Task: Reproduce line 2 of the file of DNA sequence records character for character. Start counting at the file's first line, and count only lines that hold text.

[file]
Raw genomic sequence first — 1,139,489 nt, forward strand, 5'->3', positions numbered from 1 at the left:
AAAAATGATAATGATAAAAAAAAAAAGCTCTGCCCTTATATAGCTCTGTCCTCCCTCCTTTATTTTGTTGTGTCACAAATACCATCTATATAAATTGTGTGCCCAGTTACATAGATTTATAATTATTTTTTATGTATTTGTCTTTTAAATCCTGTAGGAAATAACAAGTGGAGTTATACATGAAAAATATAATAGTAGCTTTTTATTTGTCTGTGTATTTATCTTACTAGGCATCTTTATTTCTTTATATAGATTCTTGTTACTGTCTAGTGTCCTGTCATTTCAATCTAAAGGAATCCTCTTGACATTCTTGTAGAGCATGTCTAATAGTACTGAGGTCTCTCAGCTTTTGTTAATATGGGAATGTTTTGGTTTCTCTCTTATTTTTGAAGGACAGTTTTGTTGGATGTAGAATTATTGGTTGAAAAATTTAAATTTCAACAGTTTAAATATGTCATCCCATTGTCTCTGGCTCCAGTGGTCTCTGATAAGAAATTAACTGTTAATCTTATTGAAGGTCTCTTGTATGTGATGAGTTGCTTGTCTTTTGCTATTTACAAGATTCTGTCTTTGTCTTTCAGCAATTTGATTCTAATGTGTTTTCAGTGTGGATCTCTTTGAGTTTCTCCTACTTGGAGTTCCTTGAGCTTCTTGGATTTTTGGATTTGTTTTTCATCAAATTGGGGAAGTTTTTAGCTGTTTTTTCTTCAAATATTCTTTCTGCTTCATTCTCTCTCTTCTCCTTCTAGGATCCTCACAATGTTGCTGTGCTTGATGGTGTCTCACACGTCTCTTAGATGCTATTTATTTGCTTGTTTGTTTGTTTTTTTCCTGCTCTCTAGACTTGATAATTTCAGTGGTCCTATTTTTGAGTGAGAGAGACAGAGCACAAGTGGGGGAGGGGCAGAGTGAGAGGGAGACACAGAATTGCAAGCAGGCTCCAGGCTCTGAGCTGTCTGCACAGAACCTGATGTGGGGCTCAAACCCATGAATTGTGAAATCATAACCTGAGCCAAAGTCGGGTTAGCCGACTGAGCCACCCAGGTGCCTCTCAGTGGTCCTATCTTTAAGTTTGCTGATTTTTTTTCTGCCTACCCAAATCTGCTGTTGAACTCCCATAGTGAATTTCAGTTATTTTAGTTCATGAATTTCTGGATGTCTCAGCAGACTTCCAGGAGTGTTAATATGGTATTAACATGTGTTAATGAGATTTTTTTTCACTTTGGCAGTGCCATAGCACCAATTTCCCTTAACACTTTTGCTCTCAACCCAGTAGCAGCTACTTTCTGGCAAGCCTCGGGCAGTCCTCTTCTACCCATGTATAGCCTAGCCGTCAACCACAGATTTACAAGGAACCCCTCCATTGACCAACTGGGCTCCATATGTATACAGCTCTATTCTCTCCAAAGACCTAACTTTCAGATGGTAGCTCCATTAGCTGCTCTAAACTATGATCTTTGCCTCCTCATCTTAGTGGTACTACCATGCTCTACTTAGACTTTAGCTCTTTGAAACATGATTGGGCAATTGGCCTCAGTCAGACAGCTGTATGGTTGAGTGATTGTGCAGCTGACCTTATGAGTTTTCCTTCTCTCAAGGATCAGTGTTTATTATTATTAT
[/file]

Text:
AAAAATGATAATGATAAAAAAAAAAAGCTCTGCCCTTATATAGCTCTGTCCTCCCTCCTTTATTTTGTTGTGTCACAAATACCATCTATATAAATTGTGTGCCCAGTTACATAGATTTATAATTATTTTTTATGTATTTGTCTTTTAAATCCTGTAGGAAATAACAAGTGGAGTTATACATGAAAAATATAATAGTAGCTTTTTATTTGTCTGTGTATTTATCTTACTAGGCATCTTTATTTCTTTATATAGATTCTTGTTACTGTCTAGTGTCCTGTCATTTCAATCTAAAGGAATCCTCTTGACATTCTTGTAGAGCATGTCTAATAGTACTGAGGTCTCTCAGCTTTTGTTAATATGGGAATGTTTTGGTTTCTCTCTTATTTTTGAAGGACAGTTTTGTTGGATGTAGAATTATTGGTTGAAAAATTTAAATTTCAACAGTTTAAATATGTCATCCCATTGTCTCTGGCTCCAGTGGTCTCTGATAAGAAATTAACTGTTAATCTTATTGAAGGTCTCTTGTATGTGATGAGTTGCTTGTCTTTTGCTATTTACAAGATTCTGTCTTTGTCTTTCAGCAATTTGATTCTAATGTGTTTTCAGTGTGGATCTCTTTGAGTTTCTCCTACTTGGAGTTCCTTGAGCTTCTTGGATTTTTGGATTTGTTTTTCATCAAATTGGGGAAGTTTTTAGCTGTTTTTTCTTCAAATATTCTTTCTGCTTCATTCTCTCTCTTCTCCTTCTAGGATCCTCACAATGTTGCTGTGCTTGATGGTGTCTCACACGTCTCTTAGATGCTATTTATTTGCTTGTTTGTTTGTTTTTTTCCTGCTCTCTAGACTTGATAATTTCAGTGGTCCTATTTTTGAGTGAGAGAGACAGAGCACAAGTGGGGGAGGGGCAGAGTGAGAGGGAGACACAGAATTGCAAGCAGGCTCCAGGCTCTGAGCTGTCTGCACAGAACCTGATGTGGGGCTCAAACCCATGAATTGTGAAATCATAACCTGAGCCAAAGTCGGGTTAGCCGACTGAGCCACCCAGGTGCCTCTCAGTGGTCCTATCTTTAAGTTTGCTGATTTTTTTTCTGCCTACCCAAATCTGCTGTTGAACTCCCATAGTGAATTTCAGTTATTTTAGTTCATGAATTTCTGGATGTCTCAGCAGACTTCCAGGAGTGTTAATATGGTATTAACATGTGTTAATGAGATTTTTTTTCACTTTGGCAGTGCCATAGCACCAATTTCCCTTAACACTTTTGCTCTCAACCCAGTAGCAGCTACTTTCTGGCAAGCCTCGGGCAGTCCTCTTCTACCCATGTATAGCCTAGCCGTCAACCACAGATTTACAAGGAACCCCTCCATTGACCAACTGGGCTCCATATGTATACAGCTCTATTCTCTCCAAAGACCTAACTTTCAGATGGTAGCTCCATTAGCTGCTCTAAACTATGATCTTTGCCTCCTCATCTTAGTGGTACTACCATGCTCTACTTAGACTTTAGCTCTTTGAAACATGATTGGGCAATTGGCCTCAGTCAGACAGCTGTATGGTTGAGTGATTGTGCAGCTGACCTTATGAGTTTTCCTTCTCTCAAGGATCAGTGTTTATTATTATTAT